Previous studies examining sun exposure and ocular melanoma have produced inconsistent results. We investigated this association in a population-based case-control study in Australia. Cases (n = 290) aged 18-79 years were diagnosed between January 1996 and July 1998. Controls (n = 893) were randomly selected from the electoral rolls and frequency-matched to cases by age, sex and state. A self-administered questionnaire and a telephone interview measured sun exposure on weekdays and weekends at 10, 20, 30 and 40 years of age and over the whole of life for specific jobs and recreations. Multivariate logistic regression models of ocular melanoma and sun exposure contained age, sex, region of birth, eye color and measures of ocular and cutaneous sun sensitivity as covariates. Choroid and ciliary body melanoma (n = 246) was positively associated with time outdoors on weekdays and, less persuasively, total time outdoors but not ambient solar irradiance. Odds ratios increased with increasing exposure to OR 1.8 (95% confidence interval 1.1-2.8) for the highest quarter of sun exposure on weekdays up to 40 years of age for men and women together. The strongest positive associations were for total exposure up to 40 years of age, lifetime occupational exposure and total exposure at about 20 years of age in men; all had odds ratios between 2 and 3 in the highest exposure categories. There was inconclusive evidence for an association between sun exposure and iris (n = 25) or conjunctival (n = 19) melanomas. Sun exposure is an independent risk factor for choroidal and ciliary body melanoma in Australia.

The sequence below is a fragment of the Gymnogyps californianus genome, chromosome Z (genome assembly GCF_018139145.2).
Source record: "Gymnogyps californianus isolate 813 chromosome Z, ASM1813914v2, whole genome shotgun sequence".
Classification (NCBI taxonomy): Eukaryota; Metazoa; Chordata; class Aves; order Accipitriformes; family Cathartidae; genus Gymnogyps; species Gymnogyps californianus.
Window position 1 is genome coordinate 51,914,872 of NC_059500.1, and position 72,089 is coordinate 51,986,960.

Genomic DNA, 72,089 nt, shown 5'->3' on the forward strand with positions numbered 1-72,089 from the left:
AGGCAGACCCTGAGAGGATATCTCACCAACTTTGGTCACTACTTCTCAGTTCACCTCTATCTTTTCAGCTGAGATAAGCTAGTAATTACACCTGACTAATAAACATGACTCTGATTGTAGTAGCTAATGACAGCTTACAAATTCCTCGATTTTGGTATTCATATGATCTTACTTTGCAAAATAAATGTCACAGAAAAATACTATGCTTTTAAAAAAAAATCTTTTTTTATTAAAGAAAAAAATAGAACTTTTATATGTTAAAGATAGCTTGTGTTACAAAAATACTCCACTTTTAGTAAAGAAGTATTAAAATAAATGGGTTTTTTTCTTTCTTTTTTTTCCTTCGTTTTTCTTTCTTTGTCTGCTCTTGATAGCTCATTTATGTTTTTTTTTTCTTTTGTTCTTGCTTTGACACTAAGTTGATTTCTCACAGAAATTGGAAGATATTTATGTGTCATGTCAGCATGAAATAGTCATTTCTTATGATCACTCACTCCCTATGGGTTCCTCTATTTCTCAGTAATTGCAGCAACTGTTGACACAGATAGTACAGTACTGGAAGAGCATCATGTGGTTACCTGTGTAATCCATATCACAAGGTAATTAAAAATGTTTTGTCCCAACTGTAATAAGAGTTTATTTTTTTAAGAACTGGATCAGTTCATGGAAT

Copyright 2002 Wiley-Liss, Inc.